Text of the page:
Recent Sermons

Satan offers a deceptive bait to Christ to try to entice him to a suffering-less route to having his kingdom. But, as will always prove true, supreme love for the Father conquers all temptation.

The second of the three temptations of Christ in the wilderness had to do with whether or not he would test the Father by not waiting upon his divine ways and timing.

A look at the first of three temptations that assailed Christ, in which the tempter asks Jesus the question, "Did God really say that you must obey him?"

4 Questions:

Why did Jesus need to be tempted?

How could the Spirit lead Jesus to be tempted?

Could Jesus have fallen to temptation and actually sin?

How was Christ's temptation a real temptation?

The foundation of our salvation is the doctrine of justification. And the foundation of the essence of justification is the righteousness of Jesus. God's declaration of his pleasure in Christ following his baptism demonstrates that Jesus alone possesses obedience of divine quality sufficient to justify and assure his people.

A look at the importance of God's Kingdom purposes on earth, and how Scripture teaches us that its future implementation will unfold. Also, how is it that the Church and the Kingdom interact?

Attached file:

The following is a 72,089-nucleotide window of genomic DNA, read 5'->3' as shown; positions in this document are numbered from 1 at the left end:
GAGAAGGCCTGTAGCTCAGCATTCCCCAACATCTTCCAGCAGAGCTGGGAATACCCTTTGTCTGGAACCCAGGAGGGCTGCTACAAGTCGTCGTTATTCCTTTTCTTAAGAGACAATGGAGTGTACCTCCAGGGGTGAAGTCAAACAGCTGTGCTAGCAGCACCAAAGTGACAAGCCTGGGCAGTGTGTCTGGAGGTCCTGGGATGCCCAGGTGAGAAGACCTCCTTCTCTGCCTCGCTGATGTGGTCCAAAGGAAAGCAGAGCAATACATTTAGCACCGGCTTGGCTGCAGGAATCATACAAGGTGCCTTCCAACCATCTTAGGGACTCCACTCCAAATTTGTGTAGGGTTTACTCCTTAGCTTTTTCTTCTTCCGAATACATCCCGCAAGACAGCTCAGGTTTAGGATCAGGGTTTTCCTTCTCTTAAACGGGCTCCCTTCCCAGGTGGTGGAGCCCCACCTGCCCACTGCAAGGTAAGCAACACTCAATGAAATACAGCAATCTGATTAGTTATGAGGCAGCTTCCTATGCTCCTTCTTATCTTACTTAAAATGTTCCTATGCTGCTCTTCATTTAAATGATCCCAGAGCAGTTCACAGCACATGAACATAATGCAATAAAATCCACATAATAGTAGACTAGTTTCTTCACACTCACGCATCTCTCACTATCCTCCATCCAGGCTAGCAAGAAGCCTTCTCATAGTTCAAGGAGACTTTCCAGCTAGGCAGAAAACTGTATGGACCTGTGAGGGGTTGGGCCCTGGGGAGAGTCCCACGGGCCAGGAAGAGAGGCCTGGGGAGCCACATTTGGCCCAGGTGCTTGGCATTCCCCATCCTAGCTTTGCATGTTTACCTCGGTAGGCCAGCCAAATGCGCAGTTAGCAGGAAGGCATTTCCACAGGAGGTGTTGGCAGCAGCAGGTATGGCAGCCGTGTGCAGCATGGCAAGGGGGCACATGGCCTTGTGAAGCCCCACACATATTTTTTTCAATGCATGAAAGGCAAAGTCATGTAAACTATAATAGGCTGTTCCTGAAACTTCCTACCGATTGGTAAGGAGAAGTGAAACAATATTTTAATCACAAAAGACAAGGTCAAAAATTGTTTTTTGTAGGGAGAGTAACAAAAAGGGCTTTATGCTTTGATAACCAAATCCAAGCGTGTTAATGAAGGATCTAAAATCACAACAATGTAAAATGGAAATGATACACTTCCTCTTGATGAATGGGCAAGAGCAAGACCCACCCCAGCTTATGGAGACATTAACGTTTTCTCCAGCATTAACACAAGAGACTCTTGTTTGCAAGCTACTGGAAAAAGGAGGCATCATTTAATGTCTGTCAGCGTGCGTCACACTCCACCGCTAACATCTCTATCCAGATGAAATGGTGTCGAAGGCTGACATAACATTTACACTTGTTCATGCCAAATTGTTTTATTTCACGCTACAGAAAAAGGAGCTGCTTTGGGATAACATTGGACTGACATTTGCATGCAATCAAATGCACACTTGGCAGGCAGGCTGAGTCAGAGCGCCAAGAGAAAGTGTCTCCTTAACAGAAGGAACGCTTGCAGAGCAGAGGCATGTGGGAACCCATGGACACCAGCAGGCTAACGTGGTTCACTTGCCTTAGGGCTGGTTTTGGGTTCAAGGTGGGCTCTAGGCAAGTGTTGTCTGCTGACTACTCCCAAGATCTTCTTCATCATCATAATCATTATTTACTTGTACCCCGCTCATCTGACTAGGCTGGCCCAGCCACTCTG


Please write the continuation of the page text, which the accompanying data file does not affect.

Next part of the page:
Love for others is to be a hallmark trait of Christians, and we believe that our love for others begins with our love for God himself. This is why our commitment is to prioritize knowing God in his Word so that we might fear him, love him, obey him, and love those around us as we ought.

When Jesus was asked what was the greatest commandment, his said this:

“You shall love the Lord your God with all your heart and with all your soul and with all your mind. This is the great and first commandment. And a second is like it: You shall love your neighbor as yourself. On these two commandments depend all the Law and the Prophets.”
(Matthew 22:37–40 ESV)


The Apostle Paul specified the theme of his message in Colossians 1:28 - “Him we proclaim, warning everyone and teaching everyone with all wisdom, that we may present everyone mature in Christ.”

And it is our solemn hope that we would do everything possible to make Jesus Christ known in what we teach - to children, to our community and to our congregation from the pulpit. He is the Lord of all, and must be proclaimed with priority and power. His perfection and deity, and his work on the cross and his resurrection form the realities that we seek to make known - both in our teaching and in our living.


The ultimate act of service was done for us when Jesus died in our place on the cross. And we draw strength from his grace towards us that we might demonstrate grace in service to others. This reality is perhaps nowhere better described than in 1 John 4:11 - 

“Beloved, if God so loved us, we also ought to love one another."

May our knowledge of God and our desire to exalt Christ lead us to serve others through the power of the Spirit.

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